Negrophilia: Avant-Garde Paris and Black Culture in the 1920s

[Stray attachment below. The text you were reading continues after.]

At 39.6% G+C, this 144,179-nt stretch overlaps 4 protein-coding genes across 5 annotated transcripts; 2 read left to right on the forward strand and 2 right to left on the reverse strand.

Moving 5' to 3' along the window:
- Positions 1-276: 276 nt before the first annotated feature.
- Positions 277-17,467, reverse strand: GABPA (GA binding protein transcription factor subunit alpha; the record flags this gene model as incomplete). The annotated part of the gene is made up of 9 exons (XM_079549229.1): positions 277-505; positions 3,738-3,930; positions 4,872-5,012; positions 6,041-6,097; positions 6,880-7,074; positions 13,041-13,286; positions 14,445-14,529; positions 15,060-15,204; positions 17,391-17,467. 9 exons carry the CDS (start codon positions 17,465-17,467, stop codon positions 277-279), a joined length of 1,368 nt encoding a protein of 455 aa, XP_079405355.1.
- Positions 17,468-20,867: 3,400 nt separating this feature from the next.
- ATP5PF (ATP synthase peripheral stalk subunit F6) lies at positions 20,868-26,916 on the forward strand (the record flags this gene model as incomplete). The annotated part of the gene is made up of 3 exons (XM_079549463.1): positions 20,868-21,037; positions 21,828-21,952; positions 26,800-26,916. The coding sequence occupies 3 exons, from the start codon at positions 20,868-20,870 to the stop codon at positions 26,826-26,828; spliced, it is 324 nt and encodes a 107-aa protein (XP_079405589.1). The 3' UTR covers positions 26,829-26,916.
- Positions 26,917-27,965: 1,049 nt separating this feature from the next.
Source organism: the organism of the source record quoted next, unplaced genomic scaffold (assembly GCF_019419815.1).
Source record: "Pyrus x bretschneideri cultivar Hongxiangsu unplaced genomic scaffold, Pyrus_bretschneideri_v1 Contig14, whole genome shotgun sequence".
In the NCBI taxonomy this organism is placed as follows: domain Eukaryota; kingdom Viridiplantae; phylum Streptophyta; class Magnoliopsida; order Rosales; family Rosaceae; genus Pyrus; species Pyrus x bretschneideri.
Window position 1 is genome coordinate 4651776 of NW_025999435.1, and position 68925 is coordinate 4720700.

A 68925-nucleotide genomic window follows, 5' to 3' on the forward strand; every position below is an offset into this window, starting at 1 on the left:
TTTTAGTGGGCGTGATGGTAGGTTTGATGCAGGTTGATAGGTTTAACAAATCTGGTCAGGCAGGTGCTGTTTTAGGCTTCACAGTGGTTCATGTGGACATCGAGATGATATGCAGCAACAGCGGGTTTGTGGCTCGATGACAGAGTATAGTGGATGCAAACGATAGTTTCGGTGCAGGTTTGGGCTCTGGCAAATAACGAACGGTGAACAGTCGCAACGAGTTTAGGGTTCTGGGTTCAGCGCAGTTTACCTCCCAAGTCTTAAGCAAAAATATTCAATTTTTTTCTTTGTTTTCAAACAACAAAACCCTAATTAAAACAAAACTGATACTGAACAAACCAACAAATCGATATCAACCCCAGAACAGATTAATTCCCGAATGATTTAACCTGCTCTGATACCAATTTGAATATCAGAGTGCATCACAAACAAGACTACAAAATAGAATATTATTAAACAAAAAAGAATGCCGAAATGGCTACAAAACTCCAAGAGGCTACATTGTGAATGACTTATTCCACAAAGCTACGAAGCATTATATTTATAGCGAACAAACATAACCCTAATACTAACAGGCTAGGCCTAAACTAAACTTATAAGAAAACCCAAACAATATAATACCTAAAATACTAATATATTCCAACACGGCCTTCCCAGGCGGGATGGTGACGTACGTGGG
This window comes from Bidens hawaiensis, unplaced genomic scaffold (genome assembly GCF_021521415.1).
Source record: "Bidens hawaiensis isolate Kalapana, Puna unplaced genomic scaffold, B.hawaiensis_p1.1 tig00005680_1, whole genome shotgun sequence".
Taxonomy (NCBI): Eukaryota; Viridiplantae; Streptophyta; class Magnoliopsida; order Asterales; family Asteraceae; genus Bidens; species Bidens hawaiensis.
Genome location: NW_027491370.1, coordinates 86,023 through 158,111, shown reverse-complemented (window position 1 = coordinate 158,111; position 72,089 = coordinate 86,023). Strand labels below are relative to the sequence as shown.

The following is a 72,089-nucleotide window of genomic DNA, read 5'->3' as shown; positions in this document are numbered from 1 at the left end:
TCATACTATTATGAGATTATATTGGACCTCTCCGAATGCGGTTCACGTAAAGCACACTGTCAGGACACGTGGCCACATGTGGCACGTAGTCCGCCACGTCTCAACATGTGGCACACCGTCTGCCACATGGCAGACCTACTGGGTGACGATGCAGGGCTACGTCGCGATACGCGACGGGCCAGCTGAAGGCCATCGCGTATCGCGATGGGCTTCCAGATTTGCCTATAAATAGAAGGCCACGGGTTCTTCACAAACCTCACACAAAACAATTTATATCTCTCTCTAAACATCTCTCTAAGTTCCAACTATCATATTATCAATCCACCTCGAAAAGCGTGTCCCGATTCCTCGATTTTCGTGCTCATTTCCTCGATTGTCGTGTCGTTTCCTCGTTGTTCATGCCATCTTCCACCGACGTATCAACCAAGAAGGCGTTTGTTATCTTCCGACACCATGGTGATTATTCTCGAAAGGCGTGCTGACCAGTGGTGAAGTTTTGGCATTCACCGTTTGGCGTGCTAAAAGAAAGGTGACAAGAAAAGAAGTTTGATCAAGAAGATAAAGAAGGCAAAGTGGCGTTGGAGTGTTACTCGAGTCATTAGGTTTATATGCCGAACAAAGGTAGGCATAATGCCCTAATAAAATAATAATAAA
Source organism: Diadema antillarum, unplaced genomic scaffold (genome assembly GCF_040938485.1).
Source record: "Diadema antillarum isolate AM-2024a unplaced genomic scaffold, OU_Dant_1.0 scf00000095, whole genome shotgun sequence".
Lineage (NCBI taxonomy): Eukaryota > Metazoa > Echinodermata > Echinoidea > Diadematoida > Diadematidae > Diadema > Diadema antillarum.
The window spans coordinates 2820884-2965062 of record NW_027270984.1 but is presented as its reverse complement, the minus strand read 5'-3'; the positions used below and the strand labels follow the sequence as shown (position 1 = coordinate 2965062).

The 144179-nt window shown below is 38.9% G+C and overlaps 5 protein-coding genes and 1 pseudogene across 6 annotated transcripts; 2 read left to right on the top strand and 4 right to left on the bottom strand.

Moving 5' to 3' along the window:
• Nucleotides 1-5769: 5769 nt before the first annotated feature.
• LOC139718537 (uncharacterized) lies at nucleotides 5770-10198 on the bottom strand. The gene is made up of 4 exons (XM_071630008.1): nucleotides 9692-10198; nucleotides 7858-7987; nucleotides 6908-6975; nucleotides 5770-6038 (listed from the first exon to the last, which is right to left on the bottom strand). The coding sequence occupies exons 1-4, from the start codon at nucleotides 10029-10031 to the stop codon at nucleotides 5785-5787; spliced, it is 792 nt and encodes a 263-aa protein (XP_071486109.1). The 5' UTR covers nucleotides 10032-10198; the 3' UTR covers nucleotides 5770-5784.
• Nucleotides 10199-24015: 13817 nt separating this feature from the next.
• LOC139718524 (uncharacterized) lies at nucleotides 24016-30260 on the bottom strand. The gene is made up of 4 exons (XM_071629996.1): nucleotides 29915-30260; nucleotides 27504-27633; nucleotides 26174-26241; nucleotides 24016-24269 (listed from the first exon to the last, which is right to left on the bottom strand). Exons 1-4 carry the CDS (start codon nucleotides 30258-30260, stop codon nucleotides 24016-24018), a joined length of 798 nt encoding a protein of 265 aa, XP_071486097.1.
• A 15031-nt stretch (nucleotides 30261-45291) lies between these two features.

In the years after the end of the First World War, large numbers of Africans and African Americans emigrated to the cities of Europe in search of ... Show synopsis In the years after the end of the First World War, large numbers of Africans and African Americans emigrated to the cities of Europe in search of work and improved social conditions. Their impact on white European society was immense. In Paris, where the artistic climate was particularly sensitive and experimental, avant garde artists courted black personalities such as Josephine Baker, Henry Crowder, and Langston Hughes for their sense of style, vitality, and "otherness". Leger, Picasso, Brancusi, Man Ray, Giacometti, Sonia Delaunay, and others enthusiastically collected African sculptures and wore tribal jewelry and clothes. More importantly, they adopted black forms in their work, and their style soon influenced a larger audience anxious to be in vogue. A passion for black culture swept through Paris, and by the end of the 1920s, black forms that had provided the initial spark to the modernist vision had become the commercially successful Art Deco style. Negrophilia, from the French negrophilie -- the contemporary term to describe the craze -- examines this commingling of black and white cultures in jazz-age Paris. Painting, sculpture, photography, popular music, dance, theater, literature, journalism, furniture design, fashion, and advertising -- all are scrutinized to show how black forms were appropriated, adapted, and popularized by white artists. The photographs, writings, and memorabilia of poet Guillaume Apollinaire, art collectors Paul Guillaume and Albert Barnes, shipping heiress and publisher Nancy Cunard, and Surrealists Michel Leiris and Georges Bataille help to recreate the contemporary atmosphere. The book raises questions about the avantgarde's motives, and suggestsreasons and meaning for its interest.